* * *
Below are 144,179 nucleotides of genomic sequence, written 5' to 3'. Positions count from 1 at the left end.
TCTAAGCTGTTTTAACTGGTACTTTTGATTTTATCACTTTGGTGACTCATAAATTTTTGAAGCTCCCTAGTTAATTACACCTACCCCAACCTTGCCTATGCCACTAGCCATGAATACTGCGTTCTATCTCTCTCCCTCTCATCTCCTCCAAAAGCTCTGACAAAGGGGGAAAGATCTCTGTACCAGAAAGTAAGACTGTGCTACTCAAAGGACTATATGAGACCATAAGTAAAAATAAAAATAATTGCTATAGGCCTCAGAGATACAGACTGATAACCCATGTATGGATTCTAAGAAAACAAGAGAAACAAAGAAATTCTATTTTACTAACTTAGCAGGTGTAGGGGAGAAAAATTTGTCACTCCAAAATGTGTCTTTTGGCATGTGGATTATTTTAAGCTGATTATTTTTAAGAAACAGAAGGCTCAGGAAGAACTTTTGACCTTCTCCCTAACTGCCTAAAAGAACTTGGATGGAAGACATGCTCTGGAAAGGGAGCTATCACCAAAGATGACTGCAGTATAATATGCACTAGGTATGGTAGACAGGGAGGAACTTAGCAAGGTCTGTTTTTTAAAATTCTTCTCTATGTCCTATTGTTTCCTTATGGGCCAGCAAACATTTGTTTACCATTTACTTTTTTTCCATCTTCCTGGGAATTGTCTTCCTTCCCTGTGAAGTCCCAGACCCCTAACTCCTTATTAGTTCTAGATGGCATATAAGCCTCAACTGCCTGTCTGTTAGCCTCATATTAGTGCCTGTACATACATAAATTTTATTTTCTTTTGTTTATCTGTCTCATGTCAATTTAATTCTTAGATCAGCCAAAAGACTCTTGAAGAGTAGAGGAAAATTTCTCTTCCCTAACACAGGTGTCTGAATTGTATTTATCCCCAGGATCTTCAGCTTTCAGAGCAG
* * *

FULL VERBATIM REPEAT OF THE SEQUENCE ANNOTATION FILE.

Below are 144,179 nucleotides of genomic sequence, written 5' to 3'. Positions count from 1 at the left end.
TCTAAGCTGTTTTAACTGGTACTTTTGATTTTATCACTTTGGTGACTCATAAATTTTTGAAGCTCCCTAGTTAATTACACCTACCCCAACCTTGCCTATGCCACTAGCCATGAATACTGCGTTCTATCTCTCTCCCTCTCATCTCCTCCAAAAGCTCTGACAAAGGGGGAAAGATCTCTGTACCAGAAAGTAAGACTGTGCTACTCAAAGGACTATATGAGACCATAAGTAAAAATAAAAATAATTGCTATAGGCCTCAGAGATACAGACTGATAACCCATGTATGGATTCTAAGAAAACAAGAGAAACAAAGAAATTCTATTTTACTAACTTAGCAGGTGTAGGGGAGAAAAATTTGTCACTCCAAAATGTGTCTTTTGGCATGTGGATTATTTTAAGCTGATTATTTTTAAGAAACAGAAGGCTCAGGAAGAACTTTTGACCTTCTCCCTAACTGCCTAAAAGAACTTGGATGGAAGACATGCTCTGGAAAGGGAGCTATCACCAAAGATGACTGCAGTATAATATGCACTAGGTATGGTAGACAGGGAGGAACTTAGCAAGGTCTGTTTTTTAAAATTCTTCTCTATGTCCTATTGTTTCCTTATGGGCCAGCAAACATTTGTTTACCATTTACTTTTTTTCCATCTTCCTGGGAATTGTCTTCCTTCCCTGTGAAGTCCCAGACCCCTAACTCCTTATTAGTTCTAGATGGCATATAAGCCTCAACTGCCTGTCTGTTAGCCTCATATTAGTGCCTGTACATACATAAATTTTATTTTCTTTTGTTTATCTGTCTCATGTCAATTTAATTCTTAGATCAGCCAAAAGACTCTTGAAGAGTAGAGGAAAATTTCTCTTCCCTAACACAGGTGTCTGAATTGTATTTATCCCCAGGATCTTCAGCTTTCAGAGCAG